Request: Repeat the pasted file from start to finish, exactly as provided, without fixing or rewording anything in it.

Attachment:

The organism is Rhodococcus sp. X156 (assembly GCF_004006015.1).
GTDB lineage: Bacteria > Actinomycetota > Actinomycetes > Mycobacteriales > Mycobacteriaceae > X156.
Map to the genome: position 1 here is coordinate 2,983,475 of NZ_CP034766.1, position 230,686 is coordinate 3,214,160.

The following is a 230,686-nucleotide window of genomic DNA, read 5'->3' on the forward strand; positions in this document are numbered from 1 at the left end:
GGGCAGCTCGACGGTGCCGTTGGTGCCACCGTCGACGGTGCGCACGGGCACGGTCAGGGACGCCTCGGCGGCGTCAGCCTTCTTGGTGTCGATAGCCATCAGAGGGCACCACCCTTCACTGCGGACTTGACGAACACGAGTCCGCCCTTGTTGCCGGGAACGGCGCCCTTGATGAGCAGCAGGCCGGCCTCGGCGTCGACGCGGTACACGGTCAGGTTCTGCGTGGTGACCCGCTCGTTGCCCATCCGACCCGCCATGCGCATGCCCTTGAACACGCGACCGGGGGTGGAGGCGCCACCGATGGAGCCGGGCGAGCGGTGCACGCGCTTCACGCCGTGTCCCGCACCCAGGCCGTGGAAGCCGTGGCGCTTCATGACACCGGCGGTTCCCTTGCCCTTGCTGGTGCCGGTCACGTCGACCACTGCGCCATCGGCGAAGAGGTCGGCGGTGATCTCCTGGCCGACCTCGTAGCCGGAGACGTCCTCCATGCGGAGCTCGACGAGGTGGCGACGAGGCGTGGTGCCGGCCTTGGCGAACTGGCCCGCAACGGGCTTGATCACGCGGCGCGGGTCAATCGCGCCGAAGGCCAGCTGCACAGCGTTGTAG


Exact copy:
The organism is Rhodococcus sp. X156 (assembly GCF_004006015.1).
GTDB lineage: Bacteria > Actinomycetota > Actinomycetes > Mycobacteriales > Mycobacteriaceae > X156.
Map to the genome: position 1 here is coordinate 2,983,475 of NZ_CP034766.1, position 230,686 is coordinate 3,214,160.

The following is a 230,686-nucleotide window of genomic DNA, read 5'->3' on the forward strand; positions in this document are numbered from 1 at the left end:
GGGCAGCTCGACGGTGCCGTTGGTGCCACCGTCGACGGTGCGCACGGGCACGGTCAGGGACGCCTCGGCGGCGTCAGCCTTCTTGGTGTCGATAGCCATCAGAGGGCACCACCCTTCACTGCGGACTTGACGAACACGAGTCCGCCCTTGTTGCCGGGAACGGCGCCCTTGATGAGCAGCAGGCCGGCCTCGGCGTCGACGCGGTACACGGTCAGGTTCTGCGTGGTGACCCGCTCGTTGCCCATCCGACCCGCCATGCGCATGCCCTTGAACACGCGACCGGGGGTGGAGGCGCCACCGATGGAGCCGGGCGAGCGGTGCACGCGCTTCACGCCGTGTCCCGCACCCAGGCCGTGGAAGCCGTGGCGCTTCATGACACCGGCGGTTCCCTTGCCCTTGCTGGTGCCGGTCACGTCGACCACTGCGCCATCGGCGAAGAGGTCGGCGGTGATCTCCTGGCCGACCTCGTAGCCGGAGACGTCCTCCATGCGGAGCTCGACGAGGTGGCGACGAGGCGTGGTGCCGGCCTTGGCGAACTGGCCCGCAACGGGCTTGATCACGCGGCGCGGGTCAATCGCGCCGAAGGCCAGCTGCACAGCGTTGTAG